Richard Miller is alerted, sometimes late into the evening, of emergencies, such as an 87-year-old man suffering a fatal head injury after a fall. But he’s no doctor, or a mortician. He’s an attorney.
The emergencies he’s equipped to deal with are the complicated situations that arise when an elderly businessman, who had been remarried to an individual he had been with for four years, had a daughter from a previous marriage who accuses the man’s new wife of cutting her out of the will through coercion before he died.
In that particular emergency protective order last month, Miller, as a court-appointed investigator in the matter, found himself unraveling a situation that’s become all too common during the pandemic: The daughter lived two hours away, in another state. And, during the isolation and distance kept during COVID-19, increasingly complicated family dynamics are coming under strain when it comes time to deal with the assets of someone recently deceased.
Miller is partner and chair of the elder law practice at Mandelbaum Barrett P.C., the Roseland law firm formerly known as Mandelbaum Salsburg. He never expected that probate law, or the process by which someone’s wills are reviewed and recognized in a court process, would take over his evenings — and every other time of the day.
“About 70% of (my) elder law practice now involves some form of probate litigation,” he said. “Over the years, these cases have really become a major branch of everything I’m doing.”
Blended families becoming more common largely accounts for an increase in the need for attorneys to step in and assist in probate cases. But the way the pandemic has come to bear on this area of law is worth a mention, too.
Along with the fact that COVID-19 has brought a slew of unexpected deaths to the country’s aging population, the social distancing necessitated over the past two years has been an influence in battles between a decedent’s heirs and possible beneficiaries.
“Accusations are often made by children of a prior relationship that the spouse is preventing visits, interfering with phone calls, monitoring discussions in phone calls or text messages,” Miller said. “And, when you have those children unable to visit due to COVID travel restrictions, or because they don’t want to expose a parent to the risk of illness, those concerns are exacerbated.”
In probate cases, executors, or administrators if there isn’t a will, are appointed by courts to assess, collect and distribute assets. In the course of doing that, legal questions can be raised over a will’s validity, especially if there’s accusations that the loved one who passed away was coerced or manipulated in the creation of their estate plan.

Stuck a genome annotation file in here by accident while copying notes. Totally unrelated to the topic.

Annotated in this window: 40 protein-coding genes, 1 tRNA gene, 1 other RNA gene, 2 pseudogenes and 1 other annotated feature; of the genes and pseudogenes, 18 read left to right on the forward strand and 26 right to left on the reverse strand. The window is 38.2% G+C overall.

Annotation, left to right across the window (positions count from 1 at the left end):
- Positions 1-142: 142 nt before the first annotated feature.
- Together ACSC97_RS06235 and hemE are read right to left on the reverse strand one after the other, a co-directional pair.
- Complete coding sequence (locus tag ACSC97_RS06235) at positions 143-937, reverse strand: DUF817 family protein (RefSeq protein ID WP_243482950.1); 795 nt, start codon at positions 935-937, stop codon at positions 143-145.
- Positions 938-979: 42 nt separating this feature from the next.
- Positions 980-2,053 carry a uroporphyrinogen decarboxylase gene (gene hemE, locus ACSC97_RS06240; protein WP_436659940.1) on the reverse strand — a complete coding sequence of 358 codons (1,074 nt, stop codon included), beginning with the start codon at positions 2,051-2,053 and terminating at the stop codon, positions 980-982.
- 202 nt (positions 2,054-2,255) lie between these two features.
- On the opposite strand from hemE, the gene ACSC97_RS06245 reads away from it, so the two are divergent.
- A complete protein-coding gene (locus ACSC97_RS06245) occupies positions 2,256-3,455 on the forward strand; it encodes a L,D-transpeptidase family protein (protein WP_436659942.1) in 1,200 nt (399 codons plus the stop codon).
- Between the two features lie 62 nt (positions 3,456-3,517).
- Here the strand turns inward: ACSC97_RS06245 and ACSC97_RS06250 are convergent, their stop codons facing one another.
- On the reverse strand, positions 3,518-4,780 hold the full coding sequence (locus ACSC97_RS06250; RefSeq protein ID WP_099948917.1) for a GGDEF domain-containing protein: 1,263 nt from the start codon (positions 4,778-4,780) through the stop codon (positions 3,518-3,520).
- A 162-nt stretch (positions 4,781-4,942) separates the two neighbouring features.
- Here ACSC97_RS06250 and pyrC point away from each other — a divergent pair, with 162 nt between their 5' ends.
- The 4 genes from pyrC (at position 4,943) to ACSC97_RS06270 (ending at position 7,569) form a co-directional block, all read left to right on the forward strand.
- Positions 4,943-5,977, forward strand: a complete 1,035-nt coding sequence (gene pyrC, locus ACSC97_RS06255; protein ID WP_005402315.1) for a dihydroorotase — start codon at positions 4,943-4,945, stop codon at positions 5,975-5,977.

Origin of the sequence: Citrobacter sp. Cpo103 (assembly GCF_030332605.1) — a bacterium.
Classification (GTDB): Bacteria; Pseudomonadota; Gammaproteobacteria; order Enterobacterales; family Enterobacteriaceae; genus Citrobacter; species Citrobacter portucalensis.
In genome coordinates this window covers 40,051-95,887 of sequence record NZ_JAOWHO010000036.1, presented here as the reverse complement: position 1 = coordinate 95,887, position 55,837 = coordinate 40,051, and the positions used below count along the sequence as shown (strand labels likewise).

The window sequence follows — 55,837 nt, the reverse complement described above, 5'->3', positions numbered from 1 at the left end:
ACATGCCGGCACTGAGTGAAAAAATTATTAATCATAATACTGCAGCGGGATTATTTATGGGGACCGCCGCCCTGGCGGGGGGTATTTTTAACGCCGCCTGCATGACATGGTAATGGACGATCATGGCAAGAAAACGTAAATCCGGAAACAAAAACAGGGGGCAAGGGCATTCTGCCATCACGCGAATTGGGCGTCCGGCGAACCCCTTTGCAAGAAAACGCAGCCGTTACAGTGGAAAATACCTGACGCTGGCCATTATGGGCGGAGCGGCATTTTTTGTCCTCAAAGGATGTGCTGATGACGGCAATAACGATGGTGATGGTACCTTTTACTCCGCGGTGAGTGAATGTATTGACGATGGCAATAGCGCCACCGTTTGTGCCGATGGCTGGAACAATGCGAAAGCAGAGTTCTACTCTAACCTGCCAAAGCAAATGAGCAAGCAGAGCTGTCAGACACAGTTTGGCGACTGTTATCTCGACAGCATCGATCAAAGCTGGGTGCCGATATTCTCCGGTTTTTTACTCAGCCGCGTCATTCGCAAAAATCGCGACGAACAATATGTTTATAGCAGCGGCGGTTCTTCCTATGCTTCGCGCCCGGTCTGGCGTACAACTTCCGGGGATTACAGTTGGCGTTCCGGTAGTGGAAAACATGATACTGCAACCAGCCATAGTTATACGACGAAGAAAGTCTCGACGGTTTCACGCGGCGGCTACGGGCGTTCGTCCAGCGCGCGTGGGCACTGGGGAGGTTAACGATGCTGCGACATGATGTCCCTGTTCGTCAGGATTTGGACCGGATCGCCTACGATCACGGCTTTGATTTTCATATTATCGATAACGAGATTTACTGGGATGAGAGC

The pandemic finds its way into those arguments, Miller said, which might sound like this: The person who was with that loved one on a 24/7 basis — including, perhaps, a caregiver — exploited the distance people kept from vulnerable seniors during the spread of the virus as a way of suggesting that the kids don’t care anymore.
“And, somebody with possibly diminished capacity as a result of early stage dementia might not understand the medical risks (of COVID-19) and latch onto that idea,” he said. “They can become resentful for reasons not appropriate, and that can be motivation to change estate documents.”
The arguments of undue influence come in all different flavors, he added. But the core facts, especially recently, tend to follow a similar trend.
“Like just last month, we had a case in which a sibling moved in with a parent to stay with them during the pandemic, while the other child was out of the state,” he said. “During that time, the parent’s will was changed from a 50-50 distribution between the siblings to an 80-20 distribution in favor of the daughter living with the parent.”
Most often, these disputes involved blended family situations, which have made the distribution of assets somewhat more complicated over the years, Miller said. Estate plans can sometimes omit or give different percentages of assets to children from a prior relationship.
“When I was young — and I’m going on 55 — what I saw was that, in my grandparents’ generation, divorce was not commonplace,” he said. “Second marriages, children from prior relationships — those were really more the exception than the rule. Now, however, it is common.”
While no one can control complications that the pandemic brings, Miller said a lot of trouble could be avoided by people having an estate plan that contemplates the entirety of their family situation.
It can’t be simple. And, by the way, there has to be one in the first place (because many are reluctant to even set up these plans).
“Otherwise, it might be a situation in which children from a prior marriage are either neglected or there’s a failure in an oversimplified plan,” he said. “A will might have everything left to a surviving spouse, entrusting them to leave it equally among respective children. But, with an unsophisticated plan, that can be changed — and you have to be prepared for that.”